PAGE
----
• Average ticket prices in the US have increased by 11% compared to last year, but have decreased slightly from June.
  • ARC-affiliated travel agents saw revenues of $7.6 billion in July, with a 16% rise in international trips, but revenues are down 6% from June.
  • Despite some declines, travel demand remains strong, with 21.9 million passenger trips booked in July, and airlines reporting profits during the busy summer season.

According to the Airlines Reporting Corporation's (ARC) data for July, average ticket prices have risen 11% in the United States market compared to just one year ago. While prices are down slightly from June, passengers continue to book more trips, especially internationally. Let's take a look at the numbers.

Revenue soars

ARC-affiliated travel agents, representing over 10,462 agents across the United States, saw revenues of $7.6 billion in July 2023. This is an increase of 11% from the year before, supported by a 16% rise in total international trips this year. With that said, revenue is down 6% from June, and trips are down 2% (+1% domestic and -5% international).

For passengers, ticket prices have decreased compared to last year and compared to June. An average round-trip flight would set travelers back $528 in July 2023, down 5% from the previous year. This is because jet fuel prices have lowered, as well as airlines have been hiring aggressively for employees allowing them to add flights and bring capacity backup to pre-pandemic levels.

Many JetBlue Planes Parked At New York LaGuardia Airport.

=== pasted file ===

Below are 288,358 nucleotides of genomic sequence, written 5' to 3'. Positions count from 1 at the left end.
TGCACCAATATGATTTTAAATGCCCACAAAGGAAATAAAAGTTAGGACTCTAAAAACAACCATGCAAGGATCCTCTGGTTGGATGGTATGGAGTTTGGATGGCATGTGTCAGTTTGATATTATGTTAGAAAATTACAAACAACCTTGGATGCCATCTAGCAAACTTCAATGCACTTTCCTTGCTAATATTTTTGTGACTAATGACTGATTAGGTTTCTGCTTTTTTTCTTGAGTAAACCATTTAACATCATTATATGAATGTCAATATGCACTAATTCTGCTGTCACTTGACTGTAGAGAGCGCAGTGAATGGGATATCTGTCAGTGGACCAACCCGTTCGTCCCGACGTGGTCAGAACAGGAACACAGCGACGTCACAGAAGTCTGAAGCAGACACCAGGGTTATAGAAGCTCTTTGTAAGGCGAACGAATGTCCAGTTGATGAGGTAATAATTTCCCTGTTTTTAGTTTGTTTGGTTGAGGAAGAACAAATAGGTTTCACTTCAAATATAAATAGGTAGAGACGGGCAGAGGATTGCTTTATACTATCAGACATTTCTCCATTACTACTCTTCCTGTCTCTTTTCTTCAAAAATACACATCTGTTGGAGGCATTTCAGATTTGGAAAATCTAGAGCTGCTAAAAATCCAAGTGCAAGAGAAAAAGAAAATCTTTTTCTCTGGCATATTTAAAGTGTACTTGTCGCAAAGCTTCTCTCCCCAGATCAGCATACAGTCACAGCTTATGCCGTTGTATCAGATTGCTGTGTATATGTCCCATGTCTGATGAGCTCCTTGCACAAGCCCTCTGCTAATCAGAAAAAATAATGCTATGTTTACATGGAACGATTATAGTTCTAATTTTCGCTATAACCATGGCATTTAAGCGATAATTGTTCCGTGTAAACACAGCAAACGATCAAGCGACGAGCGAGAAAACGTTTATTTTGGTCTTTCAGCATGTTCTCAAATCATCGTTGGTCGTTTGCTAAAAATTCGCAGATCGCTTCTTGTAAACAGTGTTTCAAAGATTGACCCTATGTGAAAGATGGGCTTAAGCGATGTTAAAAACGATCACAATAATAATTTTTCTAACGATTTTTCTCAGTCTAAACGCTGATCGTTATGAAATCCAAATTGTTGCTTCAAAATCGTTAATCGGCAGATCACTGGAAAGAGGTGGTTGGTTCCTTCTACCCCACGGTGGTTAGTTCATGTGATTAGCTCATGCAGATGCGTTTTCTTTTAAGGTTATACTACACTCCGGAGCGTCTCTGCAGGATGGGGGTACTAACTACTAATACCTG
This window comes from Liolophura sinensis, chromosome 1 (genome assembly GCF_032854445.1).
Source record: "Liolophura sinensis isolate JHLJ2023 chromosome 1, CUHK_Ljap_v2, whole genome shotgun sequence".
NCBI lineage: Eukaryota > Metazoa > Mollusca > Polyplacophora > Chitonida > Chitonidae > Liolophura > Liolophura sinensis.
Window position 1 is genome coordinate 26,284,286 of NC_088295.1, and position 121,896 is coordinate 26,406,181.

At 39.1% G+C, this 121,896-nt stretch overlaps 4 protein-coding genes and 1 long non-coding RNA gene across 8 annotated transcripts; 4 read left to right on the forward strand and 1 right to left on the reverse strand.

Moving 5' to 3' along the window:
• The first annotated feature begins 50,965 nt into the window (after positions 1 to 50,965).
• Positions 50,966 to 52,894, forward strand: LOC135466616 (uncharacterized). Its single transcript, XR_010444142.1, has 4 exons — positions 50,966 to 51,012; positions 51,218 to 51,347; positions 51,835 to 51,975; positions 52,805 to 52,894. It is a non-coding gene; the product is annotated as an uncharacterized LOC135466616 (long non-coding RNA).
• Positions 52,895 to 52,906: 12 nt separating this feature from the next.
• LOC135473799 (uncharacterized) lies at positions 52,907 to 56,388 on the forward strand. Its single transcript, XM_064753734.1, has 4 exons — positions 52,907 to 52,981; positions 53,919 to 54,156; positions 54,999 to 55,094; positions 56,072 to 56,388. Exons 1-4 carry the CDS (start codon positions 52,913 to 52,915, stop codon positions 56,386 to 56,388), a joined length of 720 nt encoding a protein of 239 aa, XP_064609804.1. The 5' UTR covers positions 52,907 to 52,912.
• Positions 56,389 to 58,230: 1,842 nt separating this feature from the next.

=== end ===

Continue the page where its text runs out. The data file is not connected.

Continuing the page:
Photo: Markus Mainka/Shutterstock

In July, ARC booked 21.9 million passenger trips, down 2% from June but up 10% from 2022, signaling that despite economic headwinds, travel demand for the summer has not been affected. This has also been seen in airline earnings this quarter, with American Airlines, United Airlines, and Delta Air Lines reporting profits during a busy summer season.

In a statement, Steve Solomon, Chief Commercial Officer at ARC, said,

"Air travel demand remains strong as consumers prioritize traveling this summer and into the fall. While total and international passenger trips declined slightly from June, the July results reflect typical seasonality trends."

Lastly, ancillary sales increased 86% from 2022 to $25.25 million. This included a 66% increase in ancillary transactions from 2022 to $397,102.

How long will it last?

As the summer ends in less than a month, airlines and ticketing agents look anxiously to the future. In the United States, high inflation is set to hit discretionary income for traveling, leaving fall and winter passenger numbers unknown. Another huge problem for airlines could be a recession, as airlines have just fully recovered to pre-pandemic full capacity numbers.

Many United Airlines aircraft parked at Houston IAH airport.
Photo: CaseyMartin | Shutterstock

There is some good news, as airlines in the United States have been less hurt by the staffing shortages than their European counterparts. This has allowed airlines to offer full schedules again during the busy summer travel season. Although some carriers, like American Airlines, have not fully received their long-haul operations, the whole long-haul market is recovering. Furthermore, if revenue numbers are any indication, recovery is already here.

Airlines are happy with their profits, looking at the airline earnings from the previous quarter. In fact, many have predicted a profit in Q3, proving they are in a steady financial position. With that said, anything after the summer season poses a challenge, especially with staffing shortages. The US market is flying high for now, as the busy summer travel season is in full swing.